September 27, 2022
Unfair business practices cause consumer harm but currently, there’s a gap in our laws to effectively protect Australian consumers. This report explores laws that ban or restrict unfair practices across Europe, United States, United Kingdom and Singapore. Also, highlights lessons Australia can learn from international approaches to implementing unfair trading laws and outlines the elements that Australia could consider when implementing an effective unfair trading prohibition.
The eight key lessons Australia can learn from international approaches:
CPRC recommends lawmakers to consider some key elements when developing unfair trading laws in Australia:
Empower regulators with adequate resources so they have the capacity to proactively assess and test the potential impact of an unfair practice before widespread harm has taken place.
Ensure there are provisions in place that allow the law to evolve over time and for regulators to specifically blacklist certain unfair practices as they emerge.
Hold businesses accountable for their actions and ensure penalties, fines and other enforcement actions adequately deter businesses from engaging in or continuing unfair business practices.
Provide individuals with meaningful access to redress from the harms they’ve experienced from unfair practices and ensure regulators consider redress as part of their enforcement initiatives.
Enable regulators to insist that practices found to be unfair by a business in other jurisdictions can be quickly addressed by the business in Australia too.
Consider the impact on mental health when mapping the spectrum of harms caused by unfair business practices.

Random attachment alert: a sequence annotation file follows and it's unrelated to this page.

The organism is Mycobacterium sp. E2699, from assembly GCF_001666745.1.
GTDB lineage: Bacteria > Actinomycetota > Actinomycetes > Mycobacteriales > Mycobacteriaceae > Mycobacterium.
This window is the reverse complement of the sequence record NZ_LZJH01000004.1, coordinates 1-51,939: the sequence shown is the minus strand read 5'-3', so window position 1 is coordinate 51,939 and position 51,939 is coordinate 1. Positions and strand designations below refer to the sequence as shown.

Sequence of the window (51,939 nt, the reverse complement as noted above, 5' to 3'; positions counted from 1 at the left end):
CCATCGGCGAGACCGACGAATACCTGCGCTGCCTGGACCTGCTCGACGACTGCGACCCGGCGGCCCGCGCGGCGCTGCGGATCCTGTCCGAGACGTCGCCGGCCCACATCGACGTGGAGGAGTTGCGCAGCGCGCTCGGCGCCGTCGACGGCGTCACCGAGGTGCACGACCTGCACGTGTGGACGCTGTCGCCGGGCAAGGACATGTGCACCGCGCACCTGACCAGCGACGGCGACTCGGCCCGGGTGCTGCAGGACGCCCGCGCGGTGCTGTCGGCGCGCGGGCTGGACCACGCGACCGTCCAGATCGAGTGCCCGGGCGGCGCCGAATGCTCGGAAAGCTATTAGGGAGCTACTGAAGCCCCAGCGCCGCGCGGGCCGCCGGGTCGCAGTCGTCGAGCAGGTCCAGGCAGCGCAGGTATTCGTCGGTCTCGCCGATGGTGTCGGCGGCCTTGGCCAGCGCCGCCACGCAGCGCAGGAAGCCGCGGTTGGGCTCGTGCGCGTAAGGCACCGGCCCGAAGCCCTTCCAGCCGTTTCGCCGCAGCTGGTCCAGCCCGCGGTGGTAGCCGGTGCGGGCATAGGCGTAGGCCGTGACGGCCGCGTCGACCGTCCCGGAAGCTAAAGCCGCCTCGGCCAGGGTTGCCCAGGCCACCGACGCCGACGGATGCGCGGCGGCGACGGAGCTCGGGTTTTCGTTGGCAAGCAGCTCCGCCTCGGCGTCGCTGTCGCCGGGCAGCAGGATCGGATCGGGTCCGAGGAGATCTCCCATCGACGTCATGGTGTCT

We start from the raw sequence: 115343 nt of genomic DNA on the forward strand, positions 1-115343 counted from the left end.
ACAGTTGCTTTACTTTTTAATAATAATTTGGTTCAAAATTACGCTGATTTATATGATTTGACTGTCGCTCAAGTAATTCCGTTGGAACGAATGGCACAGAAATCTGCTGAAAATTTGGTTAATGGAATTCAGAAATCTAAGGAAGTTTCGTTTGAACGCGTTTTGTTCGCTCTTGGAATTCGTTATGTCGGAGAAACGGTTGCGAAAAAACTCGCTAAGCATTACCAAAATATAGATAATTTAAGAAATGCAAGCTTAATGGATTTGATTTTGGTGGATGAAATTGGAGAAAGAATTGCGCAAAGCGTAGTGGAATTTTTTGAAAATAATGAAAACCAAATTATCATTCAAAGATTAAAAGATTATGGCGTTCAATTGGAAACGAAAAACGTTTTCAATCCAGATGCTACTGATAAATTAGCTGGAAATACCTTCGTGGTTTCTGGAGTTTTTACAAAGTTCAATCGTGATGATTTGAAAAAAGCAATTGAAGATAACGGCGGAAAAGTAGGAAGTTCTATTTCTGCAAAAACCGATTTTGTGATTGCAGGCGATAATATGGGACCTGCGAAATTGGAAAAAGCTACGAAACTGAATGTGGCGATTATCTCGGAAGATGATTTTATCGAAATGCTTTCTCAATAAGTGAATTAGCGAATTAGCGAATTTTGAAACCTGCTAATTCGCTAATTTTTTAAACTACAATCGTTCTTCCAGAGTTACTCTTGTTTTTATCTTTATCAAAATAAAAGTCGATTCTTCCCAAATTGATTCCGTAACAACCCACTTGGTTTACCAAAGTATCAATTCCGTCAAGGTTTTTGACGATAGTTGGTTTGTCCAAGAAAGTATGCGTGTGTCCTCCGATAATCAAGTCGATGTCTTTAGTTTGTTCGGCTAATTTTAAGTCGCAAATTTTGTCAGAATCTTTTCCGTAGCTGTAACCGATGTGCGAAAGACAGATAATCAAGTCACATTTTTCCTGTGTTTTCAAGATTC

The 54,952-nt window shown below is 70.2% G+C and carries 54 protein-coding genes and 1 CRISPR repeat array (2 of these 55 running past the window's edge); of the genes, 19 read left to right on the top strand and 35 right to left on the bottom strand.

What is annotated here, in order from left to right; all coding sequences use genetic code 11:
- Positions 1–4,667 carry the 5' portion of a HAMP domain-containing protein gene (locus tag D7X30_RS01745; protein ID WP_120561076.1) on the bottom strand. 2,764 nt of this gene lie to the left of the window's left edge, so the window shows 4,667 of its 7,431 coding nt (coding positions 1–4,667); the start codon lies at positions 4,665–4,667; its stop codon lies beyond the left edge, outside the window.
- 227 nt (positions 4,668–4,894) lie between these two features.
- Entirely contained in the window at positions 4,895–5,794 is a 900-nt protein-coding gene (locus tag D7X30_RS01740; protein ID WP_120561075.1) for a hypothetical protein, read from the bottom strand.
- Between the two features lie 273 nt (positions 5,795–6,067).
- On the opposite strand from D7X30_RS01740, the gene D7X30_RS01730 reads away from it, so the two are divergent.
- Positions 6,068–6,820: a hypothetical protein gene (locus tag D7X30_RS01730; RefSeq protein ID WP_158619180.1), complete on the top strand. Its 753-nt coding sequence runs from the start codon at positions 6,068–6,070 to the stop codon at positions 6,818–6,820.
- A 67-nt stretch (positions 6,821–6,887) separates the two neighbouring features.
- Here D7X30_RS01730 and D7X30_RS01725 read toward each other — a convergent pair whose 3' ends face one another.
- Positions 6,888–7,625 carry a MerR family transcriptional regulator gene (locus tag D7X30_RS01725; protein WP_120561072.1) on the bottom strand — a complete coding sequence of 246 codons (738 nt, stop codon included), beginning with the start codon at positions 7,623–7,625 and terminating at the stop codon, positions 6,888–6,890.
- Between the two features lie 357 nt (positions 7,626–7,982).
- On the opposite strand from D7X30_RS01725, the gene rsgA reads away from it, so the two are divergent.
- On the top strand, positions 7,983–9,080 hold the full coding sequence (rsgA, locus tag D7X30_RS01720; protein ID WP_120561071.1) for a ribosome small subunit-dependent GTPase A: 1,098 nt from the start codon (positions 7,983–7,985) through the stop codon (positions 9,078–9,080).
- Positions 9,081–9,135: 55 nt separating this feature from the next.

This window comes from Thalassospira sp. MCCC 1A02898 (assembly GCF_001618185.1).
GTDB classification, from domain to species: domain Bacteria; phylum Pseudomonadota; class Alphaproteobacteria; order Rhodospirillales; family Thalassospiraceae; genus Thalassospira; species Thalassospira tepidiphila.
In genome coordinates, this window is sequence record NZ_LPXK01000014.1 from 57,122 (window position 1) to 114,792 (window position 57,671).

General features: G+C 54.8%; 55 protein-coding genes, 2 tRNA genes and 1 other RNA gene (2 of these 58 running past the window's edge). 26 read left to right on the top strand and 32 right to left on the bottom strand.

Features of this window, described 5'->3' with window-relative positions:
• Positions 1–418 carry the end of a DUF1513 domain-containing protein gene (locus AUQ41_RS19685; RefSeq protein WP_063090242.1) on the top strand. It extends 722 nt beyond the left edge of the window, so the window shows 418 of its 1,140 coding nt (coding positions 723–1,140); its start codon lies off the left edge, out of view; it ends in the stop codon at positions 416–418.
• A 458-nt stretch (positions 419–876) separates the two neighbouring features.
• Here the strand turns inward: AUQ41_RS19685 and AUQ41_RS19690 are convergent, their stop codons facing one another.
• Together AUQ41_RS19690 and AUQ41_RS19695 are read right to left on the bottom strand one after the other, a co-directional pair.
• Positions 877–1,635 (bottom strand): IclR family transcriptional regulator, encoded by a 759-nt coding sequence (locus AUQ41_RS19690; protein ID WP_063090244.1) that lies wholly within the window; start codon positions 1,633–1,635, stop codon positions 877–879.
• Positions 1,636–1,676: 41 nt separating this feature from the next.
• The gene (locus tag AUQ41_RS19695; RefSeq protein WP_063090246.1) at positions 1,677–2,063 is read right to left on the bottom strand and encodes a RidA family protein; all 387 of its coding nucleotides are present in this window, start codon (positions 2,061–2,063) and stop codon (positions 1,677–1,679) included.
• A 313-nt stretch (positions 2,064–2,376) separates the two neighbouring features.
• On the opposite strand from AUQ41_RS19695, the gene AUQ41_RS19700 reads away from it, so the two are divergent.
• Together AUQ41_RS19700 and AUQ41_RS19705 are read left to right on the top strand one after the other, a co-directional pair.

Together, we have the opportunity to shape how Australian consumers today, and in the future, can be adequately protected and empowered to confidently participate in and reap the benefits of a fair, safe and inclusive market.
CPRC welcomes the opportunity to work further on this issue with government, regulators, policy makers, academia and the community sector.
If you are in one the above groups and would like a one-on-one briefing for your organisation, contact Chandni Gupta on email@example.com.
Chandni leads CPRC’s research stream on protecting consumers in a digital world. Her work to date includes exploring the consumer shift from the analogue towards the digital economy, the impact of deceptive and manipulative online design on Australian consumers and the key gaps that currently exist in Australia’s consumer protections.
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Faulty cars are far too common and disrupt too many lives. This report delves deep into the repercussions of faulty cars on individuals' lives, examines the legal pathways available for those seeking remedies and explores the experience of First Nations people.
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Australia’s privacy laws rely on notification and consent as the primary means of protecting consumers. The onus is on consumers to navigate complex privacy protections in a continuously complex digital economy. It is time to consider reforms that hold businesses accountable for how they collect, share and use consumer data. It is time to give regulators the power to pause and assess data practices that are causing or likely to cause consumer harm.